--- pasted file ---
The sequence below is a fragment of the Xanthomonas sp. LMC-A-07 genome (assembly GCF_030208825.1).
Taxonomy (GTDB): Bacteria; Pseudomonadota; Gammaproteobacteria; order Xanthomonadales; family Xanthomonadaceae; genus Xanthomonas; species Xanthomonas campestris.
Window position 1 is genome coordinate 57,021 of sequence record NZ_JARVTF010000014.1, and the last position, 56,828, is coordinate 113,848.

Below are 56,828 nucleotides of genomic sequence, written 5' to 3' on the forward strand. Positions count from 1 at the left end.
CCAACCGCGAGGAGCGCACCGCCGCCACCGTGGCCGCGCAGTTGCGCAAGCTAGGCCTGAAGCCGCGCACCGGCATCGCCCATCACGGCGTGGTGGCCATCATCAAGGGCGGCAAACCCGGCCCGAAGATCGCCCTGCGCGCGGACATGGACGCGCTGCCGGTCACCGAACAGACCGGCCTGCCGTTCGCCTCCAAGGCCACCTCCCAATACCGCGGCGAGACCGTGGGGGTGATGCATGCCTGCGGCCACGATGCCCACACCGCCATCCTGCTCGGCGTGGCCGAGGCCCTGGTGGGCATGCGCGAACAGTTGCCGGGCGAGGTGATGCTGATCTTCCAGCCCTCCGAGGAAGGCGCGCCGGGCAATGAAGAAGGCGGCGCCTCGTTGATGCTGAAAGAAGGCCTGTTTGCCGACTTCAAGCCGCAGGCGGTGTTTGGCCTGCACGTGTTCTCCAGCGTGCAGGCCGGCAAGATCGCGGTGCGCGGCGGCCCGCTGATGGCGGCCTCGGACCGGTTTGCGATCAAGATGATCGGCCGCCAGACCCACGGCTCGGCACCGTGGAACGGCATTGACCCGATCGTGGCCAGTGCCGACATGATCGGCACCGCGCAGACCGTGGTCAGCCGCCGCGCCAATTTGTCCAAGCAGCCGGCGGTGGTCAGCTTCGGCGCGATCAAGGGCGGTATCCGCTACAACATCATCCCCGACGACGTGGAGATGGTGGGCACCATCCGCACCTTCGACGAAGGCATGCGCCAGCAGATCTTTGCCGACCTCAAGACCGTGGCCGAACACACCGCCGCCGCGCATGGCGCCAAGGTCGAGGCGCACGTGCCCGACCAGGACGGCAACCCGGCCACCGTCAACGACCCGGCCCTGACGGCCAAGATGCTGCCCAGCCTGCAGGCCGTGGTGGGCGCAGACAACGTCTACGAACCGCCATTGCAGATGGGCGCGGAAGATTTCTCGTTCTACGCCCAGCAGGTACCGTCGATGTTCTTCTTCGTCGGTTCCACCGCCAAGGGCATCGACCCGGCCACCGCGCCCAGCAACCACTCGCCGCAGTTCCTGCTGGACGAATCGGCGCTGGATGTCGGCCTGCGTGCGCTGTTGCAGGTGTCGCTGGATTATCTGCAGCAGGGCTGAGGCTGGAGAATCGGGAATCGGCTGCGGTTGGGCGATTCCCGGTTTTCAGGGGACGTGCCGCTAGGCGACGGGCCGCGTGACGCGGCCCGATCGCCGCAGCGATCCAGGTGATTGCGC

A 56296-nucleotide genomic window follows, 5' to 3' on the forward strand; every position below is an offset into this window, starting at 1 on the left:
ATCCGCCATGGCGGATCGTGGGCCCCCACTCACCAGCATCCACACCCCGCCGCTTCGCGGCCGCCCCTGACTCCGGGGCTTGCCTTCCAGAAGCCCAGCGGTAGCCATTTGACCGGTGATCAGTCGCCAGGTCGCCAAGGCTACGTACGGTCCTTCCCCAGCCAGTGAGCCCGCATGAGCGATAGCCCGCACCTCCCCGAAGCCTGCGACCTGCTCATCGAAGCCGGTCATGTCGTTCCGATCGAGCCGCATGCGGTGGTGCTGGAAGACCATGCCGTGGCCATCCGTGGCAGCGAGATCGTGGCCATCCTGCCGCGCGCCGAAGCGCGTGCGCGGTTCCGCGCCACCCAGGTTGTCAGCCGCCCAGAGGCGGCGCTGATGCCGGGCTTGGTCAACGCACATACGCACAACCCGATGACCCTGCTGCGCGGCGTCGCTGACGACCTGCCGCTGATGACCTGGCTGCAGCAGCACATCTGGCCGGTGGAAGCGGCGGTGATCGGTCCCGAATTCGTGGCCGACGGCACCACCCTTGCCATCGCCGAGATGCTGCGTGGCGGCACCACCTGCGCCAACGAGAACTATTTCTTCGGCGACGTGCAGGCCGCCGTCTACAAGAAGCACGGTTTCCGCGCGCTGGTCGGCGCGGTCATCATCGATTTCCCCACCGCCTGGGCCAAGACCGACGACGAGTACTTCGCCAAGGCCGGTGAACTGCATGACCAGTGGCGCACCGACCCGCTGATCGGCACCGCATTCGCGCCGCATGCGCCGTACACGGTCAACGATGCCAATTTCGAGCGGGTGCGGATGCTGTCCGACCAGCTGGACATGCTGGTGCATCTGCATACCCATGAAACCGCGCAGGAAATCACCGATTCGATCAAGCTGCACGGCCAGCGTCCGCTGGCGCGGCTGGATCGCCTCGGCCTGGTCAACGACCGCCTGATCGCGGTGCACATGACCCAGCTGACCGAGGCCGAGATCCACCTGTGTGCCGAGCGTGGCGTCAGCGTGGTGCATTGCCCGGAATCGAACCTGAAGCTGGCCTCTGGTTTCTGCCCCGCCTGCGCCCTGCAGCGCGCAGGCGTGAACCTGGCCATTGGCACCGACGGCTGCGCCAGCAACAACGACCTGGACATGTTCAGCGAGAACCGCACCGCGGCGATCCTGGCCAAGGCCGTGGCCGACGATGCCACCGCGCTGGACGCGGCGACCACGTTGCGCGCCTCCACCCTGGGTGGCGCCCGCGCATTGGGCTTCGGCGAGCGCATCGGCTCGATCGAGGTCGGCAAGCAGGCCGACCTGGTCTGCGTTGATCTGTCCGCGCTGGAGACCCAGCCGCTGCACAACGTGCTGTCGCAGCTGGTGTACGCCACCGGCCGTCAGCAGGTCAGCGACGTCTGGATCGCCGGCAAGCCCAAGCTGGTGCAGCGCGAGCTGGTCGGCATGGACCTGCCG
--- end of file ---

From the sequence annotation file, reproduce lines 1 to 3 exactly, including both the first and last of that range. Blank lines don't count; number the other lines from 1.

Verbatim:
The sequence below is a fragment of the Xanthomonas sp. LMC-A-07 genome (assembly GCF_030208825.1).
Taxonomy (GTDB): Bacteria; Pseudomonadota; Gammaproteobacteria; order Xanthomonadales; family Xanthomonadaceae; genus Xanthomonas; species Xanthomonas campestris.
Window position 1 is genome coordinate 57,021 of sequence record NZ_JARVTF010000014.1, and the last position, 56,828, is coordinate 113,848.